Tuesday, January 07, 2014
The Weight of Water
Based on the novel by Anita Shreve, The Weight of Water is the story of a newspaper photographer doing research on the murder of two immigrant women in 1873 while on a boating trip with her husband, his brother, and his brother’s girlfriend. Directed by Kathryn Bigelow and screenplay by Alice Arlen and Christopher Kyle, the film is an exploration of women dealing with the relationships they’re in with men as a woman in the modern world tries to sort out the mystery of a murder that happened more than a century ago. Starring Sean Penn, Catherine McCormack, Josh Lucas, Elizabeth Hurley, Sarah Polley, Katrin Cartlidge, and Ciaran Hinds. The Weight of Water is a messy although interesting film from Kathryn Bigelow.
The film is about the mysterious murders of two women at the Isles of Shoals in 1873 where a German immigrant named Louis Wagner (Ciaran Hinds) is accused of the murders. The film is about this investigation set in modern times where a photojournalist goes to the Isles of Shoals with her novelist husband, his brother, and his brother’s new girlfriend during a vacation. There, Jean Janes (Catherine McCormack) wonders if Wagner really did kill those women while reading the memoirs and notes about the survivor of those attacks in Maren Hontvedt (Sarah Polley) who would be the one to claim that Wagner killed her sister and sister-in-law. While Janes reads about Hontvedt, she deals with her troubled marriage as she’s convinced her husband and her brother-in-law’s girlfriend might’ve had an affair that leads to jealousy and other things.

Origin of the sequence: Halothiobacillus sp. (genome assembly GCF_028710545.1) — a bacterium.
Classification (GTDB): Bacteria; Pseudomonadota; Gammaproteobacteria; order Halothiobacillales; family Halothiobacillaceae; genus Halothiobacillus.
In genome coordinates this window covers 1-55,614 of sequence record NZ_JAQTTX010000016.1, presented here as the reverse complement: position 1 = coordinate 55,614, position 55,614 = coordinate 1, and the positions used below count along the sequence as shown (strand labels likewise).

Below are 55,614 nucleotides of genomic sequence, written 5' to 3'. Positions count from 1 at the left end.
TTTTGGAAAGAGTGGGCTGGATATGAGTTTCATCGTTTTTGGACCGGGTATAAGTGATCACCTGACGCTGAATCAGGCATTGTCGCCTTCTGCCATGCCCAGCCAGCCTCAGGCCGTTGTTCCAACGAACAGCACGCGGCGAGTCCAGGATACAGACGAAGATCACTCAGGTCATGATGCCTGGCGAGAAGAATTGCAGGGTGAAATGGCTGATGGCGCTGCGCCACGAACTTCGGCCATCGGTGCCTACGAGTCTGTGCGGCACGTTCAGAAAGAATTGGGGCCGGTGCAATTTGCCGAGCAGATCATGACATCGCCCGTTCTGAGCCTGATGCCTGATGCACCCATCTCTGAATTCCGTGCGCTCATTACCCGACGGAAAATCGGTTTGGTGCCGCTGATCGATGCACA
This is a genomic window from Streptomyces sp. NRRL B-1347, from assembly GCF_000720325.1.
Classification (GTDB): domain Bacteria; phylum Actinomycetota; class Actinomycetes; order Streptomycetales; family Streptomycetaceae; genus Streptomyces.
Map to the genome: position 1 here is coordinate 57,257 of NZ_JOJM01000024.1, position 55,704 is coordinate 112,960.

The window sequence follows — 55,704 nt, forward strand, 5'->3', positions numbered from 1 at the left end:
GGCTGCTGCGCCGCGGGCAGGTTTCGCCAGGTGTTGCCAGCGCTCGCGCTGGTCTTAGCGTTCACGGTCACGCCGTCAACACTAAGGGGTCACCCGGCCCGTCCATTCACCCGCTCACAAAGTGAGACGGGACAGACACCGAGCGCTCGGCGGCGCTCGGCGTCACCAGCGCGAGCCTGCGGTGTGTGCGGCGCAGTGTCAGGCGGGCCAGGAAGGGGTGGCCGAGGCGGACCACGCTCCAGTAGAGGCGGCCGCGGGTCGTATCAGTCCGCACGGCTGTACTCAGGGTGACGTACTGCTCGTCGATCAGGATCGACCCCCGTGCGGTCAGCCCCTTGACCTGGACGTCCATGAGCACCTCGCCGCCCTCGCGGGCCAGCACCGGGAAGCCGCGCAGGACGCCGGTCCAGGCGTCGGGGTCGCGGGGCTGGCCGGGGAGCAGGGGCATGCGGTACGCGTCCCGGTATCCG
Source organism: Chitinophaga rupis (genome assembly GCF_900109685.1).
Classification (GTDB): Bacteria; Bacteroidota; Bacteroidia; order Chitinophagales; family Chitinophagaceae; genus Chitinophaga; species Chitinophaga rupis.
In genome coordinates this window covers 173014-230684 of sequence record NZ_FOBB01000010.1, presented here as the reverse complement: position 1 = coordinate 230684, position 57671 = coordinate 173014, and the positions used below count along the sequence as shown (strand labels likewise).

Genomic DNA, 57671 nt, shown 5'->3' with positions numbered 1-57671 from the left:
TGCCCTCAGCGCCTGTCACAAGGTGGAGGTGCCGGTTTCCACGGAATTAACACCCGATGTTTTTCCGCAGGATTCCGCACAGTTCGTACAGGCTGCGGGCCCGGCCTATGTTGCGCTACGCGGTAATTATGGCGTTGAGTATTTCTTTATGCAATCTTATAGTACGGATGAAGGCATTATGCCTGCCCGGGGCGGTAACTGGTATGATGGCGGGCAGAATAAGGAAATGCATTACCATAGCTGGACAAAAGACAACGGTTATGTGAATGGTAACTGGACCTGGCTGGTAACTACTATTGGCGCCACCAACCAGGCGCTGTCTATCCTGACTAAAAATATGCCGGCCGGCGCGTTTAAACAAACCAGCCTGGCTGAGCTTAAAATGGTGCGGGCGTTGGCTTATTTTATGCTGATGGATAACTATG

The film’s screenplay by Alice Arlen and Christopher Kyle does have an interesting premise but one that is very uneven. The stuff about Maren and the actual murders is the most interesting portion of the story where it plays into her life as a Norwegian immigrant who arrives to the Isle of Shoals in New Hampshire with her husband John (Ulrich Thomsen). Notably as it plays into the life that Maren lead and the eventual arrival of her brother Evan (Anders W. Berthelsen) and his new wife Anethe (Vinessa Shaw). A lot of it is told from Maren’s perspective as it’s read by Jean who is fascinated by her discovery yet is dealing with her marriage. The scenes involving Jean, her husband, and the boating vacation they’re having with her brother-in-law and his girlfriend isn’t as interesting. Notably as Jean’s husband Thomas (Sean Penn) spends much of the film drunk and ogling over his brother’s girlfriend Adaline (Elizabeth Hurley) as the dramatic tension that occurs feels flat.
Another problem with the film’s screenplay that would greatly affect the film as a whole would be is lack of suspense where it does lead to a major reveal about who really killed Anethe and Maren’s sister Karen (Katrin Cartlidge). Once Jean figures out who did kill them, it does affect the suspense where it does slowly reveal many of the motivations behind why the killer did those things. It would play into Jean’s jealousy over Thomas’ infatuation with Adaline but also the sense of loneliness that is prevalent about her.
Kathryn Bigelow’s direction definitely has a lot of interesting images that sort of does makeup for much of the script’s shortcomings. Yet, it’s narrative doesn’t allow Bigelow to keep things interesting for the scenes set in the present where not much really does happen with the exception of Jean’s investigation to try and uncover the story. Bigelow does infuse a lot of style into the visuals where her best work is in the scenes set in the 19th Century as the compositions are stylized but also very engaging in the way she presents the drama and such. The way the narrative moves back and forth doesn’t give Bigelow the chance to really find ways to make things cohesive where there’s two different movies being played out. One of them is very interesting and the other is pretty flat. Overall, Bigelow creates a film that does have moments that are interesting but the result is a very troubled and in cohesive film that doesn’t do much to create any major suspense.